A delight to read, The Original Folk and Fairy Tales of the Brothers Grimm presents these peerless stories to a whole new generation of readers.

From the writer of the classic Letters to a Young Poet, reflections on grief and loss, collected and published here in one volume for the first time.

“A great poet’s reflections on our greatest mystery.”—Billy Collins

Gleaned from Rainer Maria Rilke’s voluminous, never-before-translated letters to bereaved friends and acquaintances, The Dark Interval is a profound vision of the mourning process and a meditation on death’s place in our lives. Following the format of Letters to a Young Poet, this book arranges Rilke’s letters into an uninterrupted sequence, showcasing the full range of the great author’s thoughts on death and dying, as well as his sensitive and moving expressions of consolation and condolence.

Presented with care and authority by master translator Ulrich Baer, The Dark Interval is a literary treasure, an indispensable resource for anyone searching for solace, comfort, and meaning in a time of grief.

Advance praise for The Dark Interval

“Even though each of these letters of condolence is personalized with intimate detail, together they hammer home Rilke’s remarkable truth about the death of another: that the pain of it can force us into a ‘deeper . . . level of life’ and render us more ‘vibrant.’ Here we have a great poet’s reflections on our greatest mystery.”—Billy Collins

“This rhapsodic volume teaches us that death is not a negation but a deepening experience in the onslaught of existence. And that as we live our lives, it is possible to feel not sadness or melancholy but a rush of power as the life of others passes into us. What a wise and victorious book!”—Henri Cole
Versos de un joven poeta, de la colección «Poesía portátil», es una selección de los versos más representativos del gran poeta en lengua alemana del siglo XX, Rainer Maria Rilke, acompañada de su celebrada carta «Carta a un joven poeta».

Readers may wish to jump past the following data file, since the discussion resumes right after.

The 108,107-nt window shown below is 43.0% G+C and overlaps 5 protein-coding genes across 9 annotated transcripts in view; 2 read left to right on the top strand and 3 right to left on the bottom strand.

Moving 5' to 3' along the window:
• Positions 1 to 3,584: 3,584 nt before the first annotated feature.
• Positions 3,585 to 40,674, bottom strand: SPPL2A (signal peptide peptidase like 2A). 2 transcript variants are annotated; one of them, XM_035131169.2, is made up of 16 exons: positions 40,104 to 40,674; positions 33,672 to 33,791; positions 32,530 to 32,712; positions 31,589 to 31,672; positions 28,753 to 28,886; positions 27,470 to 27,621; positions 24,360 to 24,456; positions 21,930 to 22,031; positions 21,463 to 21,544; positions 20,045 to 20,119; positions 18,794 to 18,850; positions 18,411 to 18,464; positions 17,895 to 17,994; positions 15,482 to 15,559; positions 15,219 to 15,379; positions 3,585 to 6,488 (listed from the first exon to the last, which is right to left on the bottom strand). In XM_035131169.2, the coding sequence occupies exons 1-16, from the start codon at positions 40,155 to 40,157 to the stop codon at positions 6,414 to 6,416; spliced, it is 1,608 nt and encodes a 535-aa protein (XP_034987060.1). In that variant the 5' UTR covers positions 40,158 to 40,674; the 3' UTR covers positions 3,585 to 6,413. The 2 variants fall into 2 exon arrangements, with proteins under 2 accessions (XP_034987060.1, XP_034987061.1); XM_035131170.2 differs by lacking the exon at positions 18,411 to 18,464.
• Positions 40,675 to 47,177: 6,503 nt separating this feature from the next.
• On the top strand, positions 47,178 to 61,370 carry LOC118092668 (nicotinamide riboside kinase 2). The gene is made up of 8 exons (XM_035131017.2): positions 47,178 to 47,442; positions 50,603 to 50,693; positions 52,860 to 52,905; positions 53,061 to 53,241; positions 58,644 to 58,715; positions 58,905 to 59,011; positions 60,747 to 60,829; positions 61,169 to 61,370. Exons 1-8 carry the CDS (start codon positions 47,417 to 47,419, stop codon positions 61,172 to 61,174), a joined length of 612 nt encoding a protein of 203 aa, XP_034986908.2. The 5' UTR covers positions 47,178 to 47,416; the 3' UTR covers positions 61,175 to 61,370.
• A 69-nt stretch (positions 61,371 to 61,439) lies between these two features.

Abre esta selección la famosa «Carta a un joven poeta», una delicada misiva que Rainer Maria Rilke dirigió a un joven admirador en la que bien podría estar hablándole a todos aquellos movidos por un espíritu creador. Esta antología incluye algunos poemas tempranos, donde se entrevé el intelectual en el que se acabaría convirtiendo y también el amante que erró por toda Europa, enamorando sin promesas y huyendo, incapaz de vivir más allá de sí mismo. Cierra la antología una selección de El libro de horas, dedicado a la poesía, esa vocación total que le abdujo y le cobijó de una realidad en la que nunca llegó a encajar, siempre a la deriva entre lo divino y lo terrenal.

Principal exponente de la poesía en lengua alemana del siglo XX, Rilke nació en Praga en 1875, donde estudió letras y filosofía, una carrera que continuaría en Múnich y en Berlín. Un viaje a Rusia en 1899 le inspiraría sus conocidas Elegías de Duino (1922). La leyenda de amor y muerte del alférez Christoph Rilke, incluida en esta antología, atrajo la atención de los críticos en Francia, donde había residido y trabado amistad con el escultor Auguste Rodin y el escritor André Gide. Tras la primera guerra mundial, en la que participó brevemente, viajó por varios países mediterráneos y finalmente se estableció en Suiza, donde publicaría los Sonetos a Orfeo, una de sus obras más conocidas.

«Cuánto quiero a las pobres palabras, que tan míseras
están en lo diario: a ellas, las invisibles
palabras. De mis fiestas les regalo colores
sonríen, y se ponen alegres lentamente.»